The evidence before the court clearly pointed to the fact that the FCTTA did not create a consumer message but rather a "political missive." The message is that the party in Ontario had better policy ideas than the party in Ottawa. That is a message that is clearly a partisan one, aimed at an opposing political party. This is not a message that promotes the rule of law and democracy, which would be a constitutionally appropriate form of compelled speech under McAteer. By using the law for partisan ends, the Ontario legislature enacted a measure that runs counter to the purposes underlying freedom of expression. This type of compelled expression warrants strong constitutional disapproval.

    The Justification Issue

    For a Charter violation to be justified under s. 1, the offending legislation must have a pressing and substantial purpose, and the violation must be proportional to the objective of the law (See R v Oakes, [1986] 1 SCR 103). In this case, the court found that the legislation failed at the first hurdle of this test: it did not have a valid purpose that justified the violation of s. 2(b).

    The Court found that the Sticker regulation is deceptive in that it "cloaks subjective advocacy about a federal legislative initiative in the language of objective information sharing." It labels itself the Federal Carbon Tax Transparency Act but it only makes transparent aspects of the federal policy that fit the government of Ontario's personal narrative. The legislation's very voice, according to the Court, is that of "unreliable narrator."

    Accordingly, it fails the first stage of the Oakes analysis. While informing the public about the components that make up the cost of gasoline would be a pressing and substantial government objective, promoting the Ontario governing party over the federal governing party is not. The Supreme Court has made it clear that the use of legislative/executive power for partisan purpose amounts to "an unjustified attempt to [legislate/regulate] to benefit the ruling party." Accordingly, the FCTTA cannot be justified under s. 1 of the Charter.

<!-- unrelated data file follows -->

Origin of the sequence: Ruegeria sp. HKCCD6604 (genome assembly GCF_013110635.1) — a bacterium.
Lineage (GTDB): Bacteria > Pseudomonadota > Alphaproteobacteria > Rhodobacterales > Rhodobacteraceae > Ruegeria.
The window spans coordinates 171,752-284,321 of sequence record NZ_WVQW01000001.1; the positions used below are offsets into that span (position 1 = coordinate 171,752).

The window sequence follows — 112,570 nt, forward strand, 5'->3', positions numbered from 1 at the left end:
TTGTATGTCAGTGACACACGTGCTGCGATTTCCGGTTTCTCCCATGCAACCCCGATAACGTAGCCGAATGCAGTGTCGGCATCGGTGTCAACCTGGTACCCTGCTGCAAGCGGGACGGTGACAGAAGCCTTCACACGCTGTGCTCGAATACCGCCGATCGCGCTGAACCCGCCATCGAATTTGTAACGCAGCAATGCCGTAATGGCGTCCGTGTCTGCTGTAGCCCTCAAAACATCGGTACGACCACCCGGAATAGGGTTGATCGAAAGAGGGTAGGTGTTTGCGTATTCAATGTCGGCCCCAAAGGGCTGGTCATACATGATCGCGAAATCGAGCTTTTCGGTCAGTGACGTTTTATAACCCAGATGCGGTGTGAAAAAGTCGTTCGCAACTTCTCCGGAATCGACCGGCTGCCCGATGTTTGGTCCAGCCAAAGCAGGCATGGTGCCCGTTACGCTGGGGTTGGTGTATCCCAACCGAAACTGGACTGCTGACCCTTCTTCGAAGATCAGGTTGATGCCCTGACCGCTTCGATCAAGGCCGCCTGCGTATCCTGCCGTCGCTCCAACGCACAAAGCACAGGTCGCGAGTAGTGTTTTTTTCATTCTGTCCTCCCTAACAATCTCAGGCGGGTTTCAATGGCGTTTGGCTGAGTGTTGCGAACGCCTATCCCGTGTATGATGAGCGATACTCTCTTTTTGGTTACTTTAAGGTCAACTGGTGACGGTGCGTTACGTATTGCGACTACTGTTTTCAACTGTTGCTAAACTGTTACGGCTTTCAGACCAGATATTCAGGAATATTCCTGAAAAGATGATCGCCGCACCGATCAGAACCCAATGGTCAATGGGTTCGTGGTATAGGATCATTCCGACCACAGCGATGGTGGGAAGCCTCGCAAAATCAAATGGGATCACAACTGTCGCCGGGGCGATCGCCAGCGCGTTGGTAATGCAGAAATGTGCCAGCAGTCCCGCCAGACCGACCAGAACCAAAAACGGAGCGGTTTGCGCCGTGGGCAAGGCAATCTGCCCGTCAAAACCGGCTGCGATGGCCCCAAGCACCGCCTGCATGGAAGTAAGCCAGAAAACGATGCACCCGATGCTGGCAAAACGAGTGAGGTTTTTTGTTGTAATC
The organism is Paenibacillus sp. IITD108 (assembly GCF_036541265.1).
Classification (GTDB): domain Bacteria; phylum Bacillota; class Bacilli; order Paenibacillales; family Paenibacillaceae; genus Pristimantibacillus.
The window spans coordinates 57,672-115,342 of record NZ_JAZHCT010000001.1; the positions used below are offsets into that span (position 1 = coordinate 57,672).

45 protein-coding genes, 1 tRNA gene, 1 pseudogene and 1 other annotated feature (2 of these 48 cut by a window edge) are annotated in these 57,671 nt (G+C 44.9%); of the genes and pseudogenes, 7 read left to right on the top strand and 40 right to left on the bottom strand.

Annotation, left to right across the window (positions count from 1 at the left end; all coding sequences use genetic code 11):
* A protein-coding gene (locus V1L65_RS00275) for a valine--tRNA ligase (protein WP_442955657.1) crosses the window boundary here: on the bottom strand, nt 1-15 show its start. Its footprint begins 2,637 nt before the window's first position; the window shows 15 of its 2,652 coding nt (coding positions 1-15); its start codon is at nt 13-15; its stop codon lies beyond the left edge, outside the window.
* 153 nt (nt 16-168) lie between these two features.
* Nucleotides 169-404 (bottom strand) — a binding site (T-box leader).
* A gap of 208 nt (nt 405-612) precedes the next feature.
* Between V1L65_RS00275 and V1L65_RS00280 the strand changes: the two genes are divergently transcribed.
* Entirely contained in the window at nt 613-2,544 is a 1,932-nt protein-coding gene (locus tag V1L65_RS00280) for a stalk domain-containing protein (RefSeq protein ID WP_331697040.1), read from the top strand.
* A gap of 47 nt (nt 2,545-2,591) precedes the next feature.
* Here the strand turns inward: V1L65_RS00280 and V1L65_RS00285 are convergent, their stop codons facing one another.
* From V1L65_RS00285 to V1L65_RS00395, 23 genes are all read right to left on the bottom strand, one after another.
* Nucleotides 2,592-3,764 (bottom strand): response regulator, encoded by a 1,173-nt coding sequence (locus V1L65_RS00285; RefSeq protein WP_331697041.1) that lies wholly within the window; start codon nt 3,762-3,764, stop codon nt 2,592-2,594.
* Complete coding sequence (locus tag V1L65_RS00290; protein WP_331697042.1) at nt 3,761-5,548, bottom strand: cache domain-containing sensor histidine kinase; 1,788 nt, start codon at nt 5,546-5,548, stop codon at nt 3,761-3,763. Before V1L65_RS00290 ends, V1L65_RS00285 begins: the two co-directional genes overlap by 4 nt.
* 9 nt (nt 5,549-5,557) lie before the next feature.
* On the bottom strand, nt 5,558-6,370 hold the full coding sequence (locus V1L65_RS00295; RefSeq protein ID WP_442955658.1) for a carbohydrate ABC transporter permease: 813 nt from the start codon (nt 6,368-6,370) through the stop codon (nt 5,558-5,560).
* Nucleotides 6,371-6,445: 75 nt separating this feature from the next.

The court offers a final summary of the nature of partisanship in the Sticker case, and why in this instance the compelled speech was unconstitutional:

    "A government or political party can, in the words of Ontario's Minister of Energy, 'stick it to' another tier of government or political party as a matter of free speech in an election campaign or otherwise. But a government cannot legislate a requirement that private retailers post a Sticker designed to accomplish that task. The mandatory fuel pump Sticker is an unconstitutional attempt to do just that."

    The sections of the FCTTA and the regulation concerning the Stickers violate section 2(b) of the Charter and were declared of no force or effect.